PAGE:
Lightning Lose Go-Ahead Goal to Questionable Interference Call

The Tampa Bay Lightning are having a rough series.  Playing without their number one goaltender, they dropped the first two games at home.  Coming into Sunday night’s game, they’d led for just 3:34 of the 138:08 played so far in the series.

They looked to take the lead for the first time on Sunday night.  Only, the go-ahead goal didn’t count.  Referee Francis Charron immediately waved it off when the puck crossed the line.

After a quick conversation with the officiating crew, the call stood.  No goal.

via @myregularface

via @myregularface

Goaltender interference calls are not reviewable — yet — so no use in calling for a replay here.  Here’s the play:

There’s no question Tampa forward Alex Killorn was checked by Montreal’s David Desharnais, resulting in incidental contact with Price as he drove to the net. Had the puck gone in then, it should’ve rightly been waved off due to the contact.

Killorn ended up in the net.  Habs defenseman P.K. Subban decided to keep him there, blocking his exit.  When Killorn finally vacated the crease, Price – in the process of establishing position – lunged at the forward. In doing so, he took himself out of position to make the next save.

Had Price simply reset in his crease, no further contact with Killorn would’ve happened and the Montreal netminder would have been unimpeded in making the save.

 

Was it the Right Call?

Former referee Kerry Fraser thinks so:

I’d be inclined to agree with Kerry, if not for the facts that Subban kept Killorn from leaving the net and Price appeared to try to go after Killorn (he missed, awkwardly ending up off-balance).

 

Time to Make Goaltender Interference Reviewable

It’s been discussed by the NHL General Managers before, and it’s certainly going to come back up.  This play will become the prime example of why goaltender intereference needs to be added to the list of plays eligible for video review.

If video replay ensures that the right call is made, perhaps it’s time to open it up to a few more plays.


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6 Comments

  1. “There’s no question Tampa forward Alex Killorn was checked by Montreal’s David Desharnais, resulting in incidental contact with Price as he drove to the net. Had the puck gone in then, it should’ve rightly been waved off due to the contact.”

    Huh? I don’t agree that Desharnais was the primary reason Killorn went into the goal like that because Killorn was hard charging the net and momentum carried him into the actual netting. But assuming Desharnais IS the main reason Killorn made contact with Price and ended up where he was, the hypothetical goal SHOULD count because it’s Desharnais’s fault he shoved an attacking player into his own goaltender.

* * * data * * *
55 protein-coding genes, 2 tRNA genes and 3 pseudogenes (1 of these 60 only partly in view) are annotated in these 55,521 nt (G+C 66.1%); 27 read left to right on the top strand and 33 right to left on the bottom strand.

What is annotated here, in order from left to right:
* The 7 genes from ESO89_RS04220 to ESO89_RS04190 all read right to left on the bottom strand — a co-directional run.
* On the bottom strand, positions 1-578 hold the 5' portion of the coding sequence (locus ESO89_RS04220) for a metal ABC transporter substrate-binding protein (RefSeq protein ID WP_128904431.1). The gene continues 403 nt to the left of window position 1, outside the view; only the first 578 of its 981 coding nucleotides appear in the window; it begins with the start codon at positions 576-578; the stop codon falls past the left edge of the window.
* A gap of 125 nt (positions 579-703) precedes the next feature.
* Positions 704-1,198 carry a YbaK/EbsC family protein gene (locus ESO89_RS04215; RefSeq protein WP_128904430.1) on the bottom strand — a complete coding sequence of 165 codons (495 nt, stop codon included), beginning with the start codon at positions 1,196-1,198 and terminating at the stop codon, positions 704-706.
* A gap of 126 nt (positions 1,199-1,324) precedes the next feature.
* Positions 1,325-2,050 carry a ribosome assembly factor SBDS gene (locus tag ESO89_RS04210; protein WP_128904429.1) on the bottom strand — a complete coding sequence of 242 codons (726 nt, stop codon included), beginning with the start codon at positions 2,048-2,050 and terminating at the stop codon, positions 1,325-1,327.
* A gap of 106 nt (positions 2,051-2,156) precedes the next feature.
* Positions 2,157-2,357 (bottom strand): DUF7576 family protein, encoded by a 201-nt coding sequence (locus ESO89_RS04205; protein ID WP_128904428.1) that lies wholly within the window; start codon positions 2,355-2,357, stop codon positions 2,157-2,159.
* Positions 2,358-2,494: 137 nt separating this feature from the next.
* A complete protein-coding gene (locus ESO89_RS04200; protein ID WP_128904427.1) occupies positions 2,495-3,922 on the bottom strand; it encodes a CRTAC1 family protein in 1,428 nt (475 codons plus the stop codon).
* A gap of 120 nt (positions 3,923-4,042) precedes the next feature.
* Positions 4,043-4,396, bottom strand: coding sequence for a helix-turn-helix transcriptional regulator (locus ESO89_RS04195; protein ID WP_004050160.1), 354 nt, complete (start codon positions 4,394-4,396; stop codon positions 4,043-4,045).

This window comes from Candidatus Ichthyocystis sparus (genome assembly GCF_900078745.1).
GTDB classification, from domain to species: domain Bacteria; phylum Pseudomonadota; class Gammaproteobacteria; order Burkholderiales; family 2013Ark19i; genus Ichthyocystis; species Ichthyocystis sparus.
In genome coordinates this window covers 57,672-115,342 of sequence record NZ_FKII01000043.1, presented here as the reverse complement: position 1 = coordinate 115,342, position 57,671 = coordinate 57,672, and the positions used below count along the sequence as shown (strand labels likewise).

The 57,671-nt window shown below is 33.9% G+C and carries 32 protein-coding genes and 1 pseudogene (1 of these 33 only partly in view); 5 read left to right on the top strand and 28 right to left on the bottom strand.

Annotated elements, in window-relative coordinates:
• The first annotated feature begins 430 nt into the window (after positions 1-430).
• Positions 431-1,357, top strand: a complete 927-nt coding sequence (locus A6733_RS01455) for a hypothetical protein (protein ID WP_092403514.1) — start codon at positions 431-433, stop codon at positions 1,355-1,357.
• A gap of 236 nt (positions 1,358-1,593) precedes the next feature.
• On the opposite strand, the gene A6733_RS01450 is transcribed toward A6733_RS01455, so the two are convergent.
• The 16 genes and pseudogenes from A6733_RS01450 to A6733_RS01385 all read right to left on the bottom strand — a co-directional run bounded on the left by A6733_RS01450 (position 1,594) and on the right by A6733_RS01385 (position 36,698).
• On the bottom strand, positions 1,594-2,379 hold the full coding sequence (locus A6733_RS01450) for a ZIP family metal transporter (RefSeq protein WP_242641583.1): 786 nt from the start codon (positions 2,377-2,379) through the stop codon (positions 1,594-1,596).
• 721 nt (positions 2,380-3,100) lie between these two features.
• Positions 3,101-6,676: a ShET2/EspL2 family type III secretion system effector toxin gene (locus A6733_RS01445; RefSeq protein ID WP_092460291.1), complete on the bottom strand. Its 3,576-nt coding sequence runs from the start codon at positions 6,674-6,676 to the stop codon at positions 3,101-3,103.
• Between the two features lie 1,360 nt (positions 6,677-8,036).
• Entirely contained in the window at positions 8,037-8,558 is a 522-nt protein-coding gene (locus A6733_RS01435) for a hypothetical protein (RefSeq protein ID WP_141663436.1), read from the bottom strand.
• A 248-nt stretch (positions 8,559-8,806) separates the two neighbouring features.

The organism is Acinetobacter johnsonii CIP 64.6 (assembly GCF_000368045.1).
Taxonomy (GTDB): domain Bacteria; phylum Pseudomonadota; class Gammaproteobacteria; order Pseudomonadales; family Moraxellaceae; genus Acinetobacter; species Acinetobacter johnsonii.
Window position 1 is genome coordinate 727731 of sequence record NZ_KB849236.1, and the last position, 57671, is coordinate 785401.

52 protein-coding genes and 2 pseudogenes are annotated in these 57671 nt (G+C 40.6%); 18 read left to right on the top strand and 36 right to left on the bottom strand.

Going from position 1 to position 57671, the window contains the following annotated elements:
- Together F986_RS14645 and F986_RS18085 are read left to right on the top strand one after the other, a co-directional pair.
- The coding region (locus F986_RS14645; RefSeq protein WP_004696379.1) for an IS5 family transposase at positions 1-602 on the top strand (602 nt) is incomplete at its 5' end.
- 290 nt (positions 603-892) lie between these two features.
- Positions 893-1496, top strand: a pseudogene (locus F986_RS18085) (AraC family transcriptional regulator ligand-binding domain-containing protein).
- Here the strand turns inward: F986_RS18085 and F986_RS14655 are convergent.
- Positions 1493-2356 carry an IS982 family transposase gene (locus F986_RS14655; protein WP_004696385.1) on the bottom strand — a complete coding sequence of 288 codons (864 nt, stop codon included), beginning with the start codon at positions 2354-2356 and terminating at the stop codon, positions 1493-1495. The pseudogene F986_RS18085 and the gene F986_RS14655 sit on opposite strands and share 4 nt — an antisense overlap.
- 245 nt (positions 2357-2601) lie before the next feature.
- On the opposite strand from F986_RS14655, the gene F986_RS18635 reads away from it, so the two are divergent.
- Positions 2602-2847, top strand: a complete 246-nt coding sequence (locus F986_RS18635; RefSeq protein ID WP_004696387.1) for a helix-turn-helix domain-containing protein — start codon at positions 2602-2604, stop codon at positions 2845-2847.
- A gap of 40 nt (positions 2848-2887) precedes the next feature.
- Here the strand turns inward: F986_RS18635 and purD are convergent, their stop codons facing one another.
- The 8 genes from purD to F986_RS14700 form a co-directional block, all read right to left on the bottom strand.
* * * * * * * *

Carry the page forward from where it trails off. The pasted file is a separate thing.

Goaltender interference needs to be reviewable yesterday.

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    • What i’d like to know is, who is the genius that continues to assign French Canadian referees to Montreal Canadien games? There is zero doubt in my mind that the likes of Marc Joannette, Francis Charron, Eric Furlatt, Francois St. Laurent and Frederick L’Ecuyer are anything but impartial. If i’d have told you 8 years ago that there was an NBA official betting on games in which he refereed you’d have laughed. I’m not suggesting for a minute that these guys are wagering on games in which they referee but i AM, 100% convinced that they consciously favour the Canadiens.

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      • If I understand correctly, no Ontarians should be at Toronto? No Californian in LA? Pretty sure that they do their job correctly either if they are near their hometown…

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        • I’ve been watching hockey for many years and i’ve come realizes its almost a given that if montreal is at home in a close game(tied or down by one) under 5 minutes it is almost a certainty that a penalty will be called on the visitor. its a fact not an opinion. French referees for some reason have a much tougher time leaving their emotions out of the game.

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          • Hey Stephen Johns, maybe you’ve been watching hockey for many years, but it seems like you’re the one who’s making decisions based on emotions. The numbers suggest that French refs in Montreal are, on average, tougher against the Canadiens than they are against other home teams around the league.

            Don’t you hate it when facts get in the way of a great theory?

  2. Greg, Montreal has a better win pct when a French referee is reffing in Montreal and don’t YOU hate it when the facts get in the way. Check it out, check out the win record when a French ref vs no French ref in Montreal. It is the fact of when and which calls are made. There is a huge difference between calling an obvious trip in the second period and allowing or disallowing a goal or as Stephen Johns said a call in the last five minutes of a close game. And can we see your facts you mention??

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